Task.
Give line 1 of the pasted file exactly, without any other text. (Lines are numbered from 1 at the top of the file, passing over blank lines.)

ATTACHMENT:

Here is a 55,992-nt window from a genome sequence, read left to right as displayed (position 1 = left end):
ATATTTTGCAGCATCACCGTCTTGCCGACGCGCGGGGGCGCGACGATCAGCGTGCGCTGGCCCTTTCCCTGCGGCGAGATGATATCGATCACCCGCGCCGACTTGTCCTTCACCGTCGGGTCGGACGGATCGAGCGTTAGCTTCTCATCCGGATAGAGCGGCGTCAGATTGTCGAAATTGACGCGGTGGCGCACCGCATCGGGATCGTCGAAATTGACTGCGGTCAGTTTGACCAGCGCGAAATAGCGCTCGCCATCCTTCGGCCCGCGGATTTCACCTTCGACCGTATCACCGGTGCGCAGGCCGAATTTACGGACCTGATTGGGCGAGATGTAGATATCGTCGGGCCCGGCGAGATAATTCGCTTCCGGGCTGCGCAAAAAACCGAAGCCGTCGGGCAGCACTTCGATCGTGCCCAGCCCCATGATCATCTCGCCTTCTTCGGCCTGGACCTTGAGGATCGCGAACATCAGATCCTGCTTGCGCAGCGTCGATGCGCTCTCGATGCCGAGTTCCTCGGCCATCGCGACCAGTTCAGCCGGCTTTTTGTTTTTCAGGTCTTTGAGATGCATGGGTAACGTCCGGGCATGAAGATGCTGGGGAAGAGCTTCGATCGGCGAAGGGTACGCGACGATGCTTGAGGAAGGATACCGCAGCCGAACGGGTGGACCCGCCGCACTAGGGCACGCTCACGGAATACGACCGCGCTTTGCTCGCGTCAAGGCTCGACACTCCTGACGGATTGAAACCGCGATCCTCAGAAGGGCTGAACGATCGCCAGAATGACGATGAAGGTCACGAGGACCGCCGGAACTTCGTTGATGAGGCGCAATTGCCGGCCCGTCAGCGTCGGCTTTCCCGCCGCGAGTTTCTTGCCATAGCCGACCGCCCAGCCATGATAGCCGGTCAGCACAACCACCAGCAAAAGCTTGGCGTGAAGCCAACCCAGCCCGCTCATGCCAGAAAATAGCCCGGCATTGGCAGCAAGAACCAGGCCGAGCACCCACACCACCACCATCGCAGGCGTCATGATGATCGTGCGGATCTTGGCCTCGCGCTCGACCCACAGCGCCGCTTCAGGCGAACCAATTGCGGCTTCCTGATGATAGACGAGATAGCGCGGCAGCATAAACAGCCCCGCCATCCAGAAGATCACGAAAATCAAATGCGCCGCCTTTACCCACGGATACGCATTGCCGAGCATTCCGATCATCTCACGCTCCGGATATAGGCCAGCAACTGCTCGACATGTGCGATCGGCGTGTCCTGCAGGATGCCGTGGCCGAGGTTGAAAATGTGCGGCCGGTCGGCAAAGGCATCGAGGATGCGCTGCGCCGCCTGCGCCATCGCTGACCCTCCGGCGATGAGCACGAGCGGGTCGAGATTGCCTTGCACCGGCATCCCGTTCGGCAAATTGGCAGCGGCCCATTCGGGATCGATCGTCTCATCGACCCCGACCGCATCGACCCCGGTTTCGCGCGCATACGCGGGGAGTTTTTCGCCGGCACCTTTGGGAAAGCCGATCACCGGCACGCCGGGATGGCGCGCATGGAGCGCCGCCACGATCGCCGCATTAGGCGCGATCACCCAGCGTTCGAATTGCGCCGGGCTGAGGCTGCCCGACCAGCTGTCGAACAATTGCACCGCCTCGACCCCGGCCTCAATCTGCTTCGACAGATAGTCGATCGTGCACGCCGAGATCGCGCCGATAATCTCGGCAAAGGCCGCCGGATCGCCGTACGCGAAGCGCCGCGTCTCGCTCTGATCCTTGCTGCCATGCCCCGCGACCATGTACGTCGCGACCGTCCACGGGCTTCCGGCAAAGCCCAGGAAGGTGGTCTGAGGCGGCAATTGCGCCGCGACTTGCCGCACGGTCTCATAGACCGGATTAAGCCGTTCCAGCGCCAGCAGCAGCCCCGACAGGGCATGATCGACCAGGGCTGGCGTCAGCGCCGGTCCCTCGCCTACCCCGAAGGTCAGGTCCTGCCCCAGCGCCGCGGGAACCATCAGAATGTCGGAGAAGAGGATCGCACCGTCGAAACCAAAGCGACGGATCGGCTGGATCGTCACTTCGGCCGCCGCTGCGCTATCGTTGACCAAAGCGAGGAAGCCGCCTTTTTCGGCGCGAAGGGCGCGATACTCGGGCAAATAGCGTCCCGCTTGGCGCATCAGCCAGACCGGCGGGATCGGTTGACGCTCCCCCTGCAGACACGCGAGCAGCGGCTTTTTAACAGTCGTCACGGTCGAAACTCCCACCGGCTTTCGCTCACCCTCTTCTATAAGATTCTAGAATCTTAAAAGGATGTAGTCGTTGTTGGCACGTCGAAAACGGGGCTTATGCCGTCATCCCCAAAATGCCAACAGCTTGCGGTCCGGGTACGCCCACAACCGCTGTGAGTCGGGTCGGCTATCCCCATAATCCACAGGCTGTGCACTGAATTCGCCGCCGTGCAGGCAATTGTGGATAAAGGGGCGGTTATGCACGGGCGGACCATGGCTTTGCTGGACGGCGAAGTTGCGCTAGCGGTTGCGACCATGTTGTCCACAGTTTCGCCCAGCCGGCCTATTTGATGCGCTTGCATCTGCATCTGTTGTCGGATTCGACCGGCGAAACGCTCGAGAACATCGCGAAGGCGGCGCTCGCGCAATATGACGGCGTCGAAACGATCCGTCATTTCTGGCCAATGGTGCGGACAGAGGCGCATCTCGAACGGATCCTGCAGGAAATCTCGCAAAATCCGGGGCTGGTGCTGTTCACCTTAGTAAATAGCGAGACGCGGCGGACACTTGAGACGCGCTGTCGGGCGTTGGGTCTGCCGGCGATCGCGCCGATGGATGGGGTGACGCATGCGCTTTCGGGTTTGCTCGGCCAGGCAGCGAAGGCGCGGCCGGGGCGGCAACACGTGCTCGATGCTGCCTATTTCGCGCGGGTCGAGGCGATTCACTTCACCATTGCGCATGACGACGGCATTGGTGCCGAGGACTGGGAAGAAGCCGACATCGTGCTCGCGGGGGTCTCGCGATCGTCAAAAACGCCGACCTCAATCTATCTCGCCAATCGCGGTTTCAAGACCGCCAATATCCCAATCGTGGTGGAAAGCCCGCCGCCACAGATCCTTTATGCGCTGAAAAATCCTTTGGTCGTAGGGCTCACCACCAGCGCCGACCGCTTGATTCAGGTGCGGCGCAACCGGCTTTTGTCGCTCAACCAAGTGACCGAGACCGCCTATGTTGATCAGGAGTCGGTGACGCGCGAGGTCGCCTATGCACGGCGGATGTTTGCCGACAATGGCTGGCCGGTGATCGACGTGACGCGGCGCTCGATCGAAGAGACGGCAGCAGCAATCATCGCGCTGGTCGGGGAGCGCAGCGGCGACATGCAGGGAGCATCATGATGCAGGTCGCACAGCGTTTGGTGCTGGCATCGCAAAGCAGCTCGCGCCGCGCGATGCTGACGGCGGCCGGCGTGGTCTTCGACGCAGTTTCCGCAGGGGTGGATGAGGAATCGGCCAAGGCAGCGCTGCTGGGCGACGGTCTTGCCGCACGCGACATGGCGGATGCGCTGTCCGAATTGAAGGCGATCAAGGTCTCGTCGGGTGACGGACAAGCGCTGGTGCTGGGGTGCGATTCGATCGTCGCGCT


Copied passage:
Here is a 55,992-nt window from a genome sequence, read left to right as displayed (position 1 = left end):